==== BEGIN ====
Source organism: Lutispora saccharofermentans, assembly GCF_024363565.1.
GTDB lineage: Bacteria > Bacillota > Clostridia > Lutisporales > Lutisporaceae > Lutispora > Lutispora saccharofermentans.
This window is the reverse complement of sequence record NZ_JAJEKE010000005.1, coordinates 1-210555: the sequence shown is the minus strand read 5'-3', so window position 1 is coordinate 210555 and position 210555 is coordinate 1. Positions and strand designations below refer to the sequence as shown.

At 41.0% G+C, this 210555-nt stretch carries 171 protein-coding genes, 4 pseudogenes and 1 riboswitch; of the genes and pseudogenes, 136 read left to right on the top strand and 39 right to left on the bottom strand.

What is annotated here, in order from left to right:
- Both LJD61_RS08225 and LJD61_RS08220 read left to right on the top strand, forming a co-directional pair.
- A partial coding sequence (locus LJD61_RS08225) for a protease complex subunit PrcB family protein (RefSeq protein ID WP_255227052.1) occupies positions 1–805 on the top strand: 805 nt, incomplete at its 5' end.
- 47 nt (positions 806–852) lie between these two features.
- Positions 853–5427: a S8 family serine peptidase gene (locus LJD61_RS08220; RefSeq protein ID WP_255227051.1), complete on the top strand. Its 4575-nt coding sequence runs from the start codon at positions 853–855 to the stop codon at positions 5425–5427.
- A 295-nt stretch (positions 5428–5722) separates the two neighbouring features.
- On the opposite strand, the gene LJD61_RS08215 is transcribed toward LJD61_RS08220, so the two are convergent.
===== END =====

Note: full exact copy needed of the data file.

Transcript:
Source organism: Lutispora saccharofermentans, assembly GCF_024363565.1.
GTDB lineage: Bacteria > Bacillota > Clostridia > Lutisporales > Lutisporaceae > Lutispora > Lutispora saccharofermentans.
This window is the reverse complement of sequence record NZ_JAJEKE010000005.1, coordinates 1-210555: the sequence shown is the minus strand read 5'-3', so window position 1 is coordinate 210555 and position 210555 is coordinate 1. Positions and strand designations below refer to the sequence as shown.

At 41.0% G+C, this 210555-nt stretch carries 171 protein-coding genes, 4 pseudogenes and 1 riboswitch; of the genes and pseudogenes, 136 read left to right on the top strand and 39 right to left on the bottom strand.

What is annotated here, in order from left to right:
- Both LJD61_RS08225 and LJD61_RS08220 read left to right on the top strand, forming a co-directional pair.
- A partial coding sequence (locus LJD61_RS08225) for a protease complex subunit PrcB family protein (RefSeq protein ID WP_255227052.1) occupies positions 1–805 on the top strand: 805 nt, incomplete at its 5' end.
- 47 nt (positions 806–852) lie between these two features.
- Positions 853–5427: a S8 family serine peptidase gene (locus LJD61_RS08220; RefSeq protein ID WP_255227051.1), complete on the top strand. Its 4575-nt coding sequence runs from the start codon at positions 853–855 to the stop codon at positions 5425–5427.
- A 295-nt stretch (positions 5428–5722) separates the two neighbouring features.
- On the opposite strand, the gene LJD61_RS08215 is transcribed toward LJD61_RS08220, so the two are convergent.